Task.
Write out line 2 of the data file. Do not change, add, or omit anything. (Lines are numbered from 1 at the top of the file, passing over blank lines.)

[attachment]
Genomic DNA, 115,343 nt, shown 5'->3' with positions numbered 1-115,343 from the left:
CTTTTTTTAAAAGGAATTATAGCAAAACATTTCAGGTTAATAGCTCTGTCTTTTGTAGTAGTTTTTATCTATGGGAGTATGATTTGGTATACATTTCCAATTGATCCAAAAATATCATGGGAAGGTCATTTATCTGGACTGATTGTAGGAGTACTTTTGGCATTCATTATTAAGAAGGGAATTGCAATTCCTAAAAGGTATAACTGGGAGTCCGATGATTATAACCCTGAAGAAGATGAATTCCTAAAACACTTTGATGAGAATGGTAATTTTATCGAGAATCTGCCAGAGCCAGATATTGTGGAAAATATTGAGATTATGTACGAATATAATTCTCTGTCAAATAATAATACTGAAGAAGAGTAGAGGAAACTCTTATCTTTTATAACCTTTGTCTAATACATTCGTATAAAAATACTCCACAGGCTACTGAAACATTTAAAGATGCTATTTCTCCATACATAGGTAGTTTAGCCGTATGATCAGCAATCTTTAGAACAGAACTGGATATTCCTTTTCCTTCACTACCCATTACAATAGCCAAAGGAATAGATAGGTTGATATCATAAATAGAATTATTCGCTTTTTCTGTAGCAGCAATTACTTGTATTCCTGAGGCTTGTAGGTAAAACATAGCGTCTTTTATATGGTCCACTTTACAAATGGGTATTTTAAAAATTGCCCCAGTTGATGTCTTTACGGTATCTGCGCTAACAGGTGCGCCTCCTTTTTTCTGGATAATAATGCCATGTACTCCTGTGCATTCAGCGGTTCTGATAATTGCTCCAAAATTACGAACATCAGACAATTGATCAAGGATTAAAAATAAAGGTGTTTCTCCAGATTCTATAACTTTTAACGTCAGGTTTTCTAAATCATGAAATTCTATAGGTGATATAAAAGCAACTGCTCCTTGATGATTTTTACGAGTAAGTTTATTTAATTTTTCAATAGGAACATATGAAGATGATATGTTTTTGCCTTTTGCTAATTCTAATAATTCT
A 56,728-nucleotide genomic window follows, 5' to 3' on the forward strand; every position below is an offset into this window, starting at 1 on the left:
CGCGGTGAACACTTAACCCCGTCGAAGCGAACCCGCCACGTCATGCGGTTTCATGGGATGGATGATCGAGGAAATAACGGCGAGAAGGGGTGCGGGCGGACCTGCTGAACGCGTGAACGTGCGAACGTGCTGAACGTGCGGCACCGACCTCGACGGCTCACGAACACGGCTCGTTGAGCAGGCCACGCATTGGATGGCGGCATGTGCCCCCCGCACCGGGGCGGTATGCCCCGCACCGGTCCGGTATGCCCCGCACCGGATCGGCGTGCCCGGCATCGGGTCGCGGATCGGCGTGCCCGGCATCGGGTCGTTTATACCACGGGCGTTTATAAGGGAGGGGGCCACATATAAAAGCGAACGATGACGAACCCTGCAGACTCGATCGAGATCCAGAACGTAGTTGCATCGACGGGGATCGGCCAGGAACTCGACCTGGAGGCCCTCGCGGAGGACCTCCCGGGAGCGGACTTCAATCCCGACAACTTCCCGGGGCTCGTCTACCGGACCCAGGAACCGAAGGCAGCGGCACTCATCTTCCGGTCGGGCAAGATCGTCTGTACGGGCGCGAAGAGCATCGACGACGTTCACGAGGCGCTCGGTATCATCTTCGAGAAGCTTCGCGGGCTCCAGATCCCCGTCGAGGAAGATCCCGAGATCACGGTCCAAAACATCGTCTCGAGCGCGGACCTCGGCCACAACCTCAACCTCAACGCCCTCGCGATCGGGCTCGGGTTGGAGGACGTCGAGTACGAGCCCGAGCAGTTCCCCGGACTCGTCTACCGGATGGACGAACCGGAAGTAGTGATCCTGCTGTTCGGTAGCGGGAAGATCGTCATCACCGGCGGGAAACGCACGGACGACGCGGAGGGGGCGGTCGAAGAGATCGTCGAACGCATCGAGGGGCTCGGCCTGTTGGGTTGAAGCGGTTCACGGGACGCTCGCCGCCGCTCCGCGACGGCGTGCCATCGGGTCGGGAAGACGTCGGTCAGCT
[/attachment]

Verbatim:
CTTTTTTTAAAAGGAATTATAGCAAAACATTTCAGGTTAATAGCTCTGTCTTTTGTAGTAGTTTTTATCTATGGGAGTATGATTTGGTATACATTTCCAATTGATCCAAAAATATCATGGGAAGGTCATTTATCTGGACTGATTGTAGGAGTACTTTTGGCATTCATTATTAAGAAGGGAATTGCAATTCCTAAAAGGTATAACTGGGAGTCCGATGATTATAACCCTGAAGAAGATGAATTCCTAAAACACTTTGATGAGAATGGTAATTTTATCGAGAATCTGCCAGAGCCAGATATTGTGGAAAATATTGAGATTATGTACGAATATAATTCTCTGTCAAATAATAATACTGAAGAAGAGTAGAGGAAACTCTTATCTTTTATAACCTTTGTCTAATACATTCGTATAAAAATACTCCACAGGCTACTGAAACATTTAAAGATGCTATTTCTCCATACATAGGTAGTTTAGCCGTATGATCAGCAATCTTTAGAACAGAACTGGATATTCCTTTTCCTTCACTACCCATTACAATAGCCAAAGGAATAGATAGGTTGATATCATAAATAGAATTATTCGCTTTTTCTGTAGCAGCAATTACTTGTATTCCTGAGGCTTGTAGGTAAAACATAGCGTCTTTTATATGGTCCACTTTACAAATGGGTATTTTAAAAATTGCCCCAGTTGATGTCTTTACGGTATCTGCGCTAACAGGTGCGCCTCCTTTTTTCTGGATAATAATGCCATGTACTCCTGTGCATTCAGCGGTTCTGATAATTGCTCCAAAATTACGAACATCAGACAATTGATCAAGGATTAAAAATAAAGGTGTTTCTCCAGATTCTATAACTTTTAACGTCAGGTTTTCTAAATCATGAAATTCTATAGGTGATATAAAAGCAACTGCTCCTTGATGATTTTTACGAGTAAGTTTATTTAATTTTTCAATAGGAACATATGAAGATGATATGTTTTTGCCTTTTGCTAATTCTAATAATTCT